More substantively, ECRA would also make it more difficult to make baseless objections to a state’s electoral votes for purposes of political grandstanding. The current law allows merely one member of the House together with one Senate co-sponsor to raise an objection. And once they do, both houses are forced to adjourn to their respective chambers to debate and vote. It was this provision that Republican Sens. Ted Cruz of Texas and Josh Hawley of Missouri, along with some House Republicans, used to question the votes of Arizona and Pennsylvania. ECRA would raise that threshold to one-fifth of each body—87 representatives and 20 senators—to question any state’s electoral votes. For comparison, only eight senators voted for one or both of the objections in 2020.
In the vast majority of plausible cases, this would ensure that the electoral count would proceed as a mere formality and Congress would not entertain ill-founded attempts to change the outcome.
Room for Improvement
While the ECRA draft is very good, there is still room for improvement on some matters. One concern is that ECRA mostly retains the current law’s language about the permissible grounds for objections in Congress, namely, that the electors were not “lawfully certified” or that their electoral votes were not “regularly given.” These terms of art were intended to encompass the proper limits on Congress’ power by limiting objections to only a few specific constitutional rules, such as ensuring that the electors voted on the day required and cast their votes for eligible candidates.
However, in practice such vague terms have allowed all kinds of specious objections to be aired, from conspiracy theories about voting machines to complaints about state court rulings. These dilute the general principle that Congress should not consider objections to the popular election results in each state (which should have been resolved in the courts long before the votes reached Congress, anyway).
Other possible tweaks include more sharply circumscribing the “failed elections provision” to cover only genuinely catastrophic emergencies that make it hard for elections to proceed as scheduled on Election Day—and not allegations of fraud or a disputed result. The trigger for the three-judge panel procedure also needs to be slightly reworked to ensure it covers all the intended scenarios and does not go further than that to displace existing avenues for post-election litigation. (My Cato colleague Thomas Berry has cataloged some more concerns here, and I’ve described some others in my own review of ECRA.)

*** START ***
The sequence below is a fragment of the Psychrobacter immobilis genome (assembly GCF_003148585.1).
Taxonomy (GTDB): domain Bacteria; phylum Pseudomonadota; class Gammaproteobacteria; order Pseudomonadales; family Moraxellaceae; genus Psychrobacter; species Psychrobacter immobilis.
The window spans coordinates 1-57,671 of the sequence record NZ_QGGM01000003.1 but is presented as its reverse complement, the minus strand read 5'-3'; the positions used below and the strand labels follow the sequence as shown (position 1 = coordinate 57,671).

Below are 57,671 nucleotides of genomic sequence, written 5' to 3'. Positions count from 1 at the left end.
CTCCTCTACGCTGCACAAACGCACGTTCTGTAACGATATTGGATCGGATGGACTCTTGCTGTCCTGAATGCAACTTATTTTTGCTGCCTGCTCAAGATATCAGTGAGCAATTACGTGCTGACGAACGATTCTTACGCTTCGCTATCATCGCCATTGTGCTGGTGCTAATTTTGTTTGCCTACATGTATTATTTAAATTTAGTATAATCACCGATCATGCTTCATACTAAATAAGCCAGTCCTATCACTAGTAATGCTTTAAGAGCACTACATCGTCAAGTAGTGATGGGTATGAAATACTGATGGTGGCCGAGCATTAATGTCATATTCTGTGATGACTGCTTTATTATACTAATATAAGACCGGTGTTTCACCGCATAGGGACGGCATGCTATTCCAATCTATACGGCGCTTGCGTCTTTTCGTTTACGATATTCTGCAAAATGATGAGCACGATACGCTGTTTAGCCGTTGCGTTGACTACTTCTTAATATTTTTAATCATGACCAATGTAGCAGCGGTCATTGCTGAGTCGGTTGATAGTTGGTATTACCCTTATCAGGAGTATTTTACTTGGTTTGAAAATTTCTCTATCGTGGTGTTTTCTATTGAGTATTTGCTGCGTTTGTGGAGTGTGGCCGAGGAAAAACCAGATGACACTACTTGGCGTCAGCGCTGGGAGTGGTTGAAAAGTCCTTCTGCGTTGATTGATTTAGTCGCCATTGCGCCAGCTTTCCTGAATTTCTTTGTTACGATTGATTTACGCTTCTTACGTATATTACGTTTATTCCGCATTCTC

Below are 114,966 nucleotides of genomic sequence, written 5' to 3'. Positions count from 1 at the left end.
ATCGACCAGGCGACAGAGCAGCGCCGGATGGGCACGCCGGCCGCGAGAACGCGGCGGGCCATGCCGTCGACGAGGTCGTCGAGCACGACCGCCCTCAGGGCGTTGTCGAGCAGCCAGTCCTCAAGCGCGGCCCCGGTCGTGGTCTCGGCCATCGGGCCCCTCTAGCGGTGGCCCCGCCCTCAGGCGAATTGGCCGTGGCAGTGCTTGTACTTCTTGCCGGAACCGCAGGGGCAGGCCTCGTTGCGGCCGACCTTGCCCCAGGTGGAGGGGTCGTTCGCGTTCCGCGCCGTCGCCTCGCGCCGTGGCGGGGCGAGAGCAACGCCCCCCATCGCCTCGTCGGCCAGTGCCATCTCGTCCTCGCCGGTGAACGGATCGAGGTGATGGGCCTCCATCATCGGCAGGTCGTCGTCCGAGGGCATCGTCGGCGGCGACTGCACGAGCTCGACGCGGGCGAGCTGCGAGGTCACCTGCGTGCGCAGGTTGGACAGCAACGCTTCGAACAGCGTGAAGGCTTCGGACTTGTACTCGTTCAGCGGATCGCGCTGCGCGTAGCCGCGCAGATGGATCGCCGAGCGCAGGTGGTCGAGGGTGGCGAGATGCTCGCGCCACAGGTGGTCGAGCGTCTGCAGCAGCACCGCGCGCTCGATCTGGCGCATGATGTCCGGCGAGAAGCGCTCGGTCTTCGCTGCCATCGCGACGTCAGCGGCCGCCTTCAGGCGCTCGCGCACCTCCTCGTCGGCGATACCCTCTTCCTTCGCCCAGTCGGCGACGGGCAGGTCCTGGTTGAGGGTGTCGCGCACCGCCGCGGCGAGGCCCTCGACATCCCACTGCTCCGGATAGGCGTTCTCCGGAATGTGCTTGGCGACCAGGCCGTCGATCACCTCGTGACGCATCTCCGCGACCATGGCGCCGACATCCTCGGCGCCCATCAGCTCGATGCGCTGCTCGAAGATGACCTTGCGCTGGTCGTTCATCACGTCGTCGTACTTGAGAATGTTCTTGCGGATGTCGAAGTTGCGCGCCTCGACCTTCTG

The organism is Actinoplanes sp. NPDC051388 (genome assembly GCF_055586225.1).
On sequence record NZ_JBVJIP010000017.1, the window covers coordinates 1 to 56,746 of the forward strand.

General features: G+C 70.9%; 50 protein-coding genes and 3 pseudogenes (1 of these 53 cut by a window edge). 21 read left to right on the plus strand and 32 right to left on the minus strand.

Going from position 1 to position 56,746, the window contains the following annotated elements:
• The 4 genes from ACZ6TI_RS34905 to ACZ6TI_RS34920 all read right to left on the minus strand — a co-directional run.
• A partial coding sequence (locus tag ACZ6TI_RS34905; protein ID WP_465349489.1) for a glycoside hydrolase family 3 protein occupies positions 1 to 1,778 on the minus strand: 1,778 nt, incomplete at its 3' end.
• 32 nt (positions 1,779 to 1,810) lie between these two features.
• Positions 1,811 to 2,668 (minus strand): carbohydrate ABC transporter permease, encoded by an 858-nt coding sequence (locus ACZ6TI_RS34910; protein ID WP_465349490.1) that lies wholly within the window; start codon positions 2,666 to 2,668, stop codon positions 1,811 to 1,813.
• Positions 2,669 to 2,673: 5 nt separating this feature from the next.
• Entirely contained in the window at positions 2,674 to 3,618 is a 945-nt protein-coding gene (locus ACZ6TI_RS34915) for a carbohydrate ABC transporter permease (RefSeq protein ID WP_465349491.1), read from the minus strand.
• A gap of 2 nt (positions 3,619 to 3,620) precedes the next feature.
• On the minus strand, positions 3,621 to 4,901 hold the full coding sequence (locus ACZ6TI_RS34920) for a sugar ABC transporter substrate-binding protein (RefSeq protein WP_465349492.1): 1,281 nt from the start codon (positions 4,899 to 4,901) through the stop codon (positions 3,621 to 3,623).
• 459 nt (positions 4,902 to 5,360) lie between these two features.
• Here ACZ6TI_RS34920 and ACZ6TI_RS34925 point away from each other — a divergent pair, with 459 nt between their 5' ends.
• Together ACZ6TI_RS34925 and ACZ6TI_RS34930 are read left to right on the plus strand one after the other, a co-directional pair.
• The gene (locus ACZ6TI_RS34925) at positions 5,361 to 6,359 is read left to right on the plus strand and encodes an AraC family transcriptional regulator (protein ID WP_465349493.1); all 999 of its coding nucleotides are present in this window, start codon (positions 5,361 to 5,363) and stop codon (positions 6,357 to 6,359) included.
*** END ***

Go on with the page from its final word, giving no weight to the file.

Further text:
ECRA: The Right Solution
That said, the bottom line is that ECRA would be an immense improvement over the current law and would greatly reduce the risk of a disastrous constitutional crisis or successful election subversion.
It is rare to find such broad agreement on something so contentious as the Jan. 6th insurrection and its aftermath. While it is hazardous to prognosticate any bill’s fate in Congress, so far the reactions have been enthusiastic in both parties. Points of debate have instead mostly focused on fine-tuning the details, with very little outright opposition to the overall goal.
For all those worried about a possible repeat or worse of the 2020 election fiasco, the Electoral Count Reform Act is a welcome breath of fresh air. Getting it done this year should be an urgent priority in Congress.
Copyright © The UnPopulist, 2022.
“Getting it done this year should be an urgent priority in Congress.” Why this year instead of after the new Congress convenes in 2023?
Your closing sentence implies that it is an “urgent priority” to prevent the voters in this November's elections from having a say in the matter. Instead, why not make support for the proposal an issue in this year's elections? Please explain.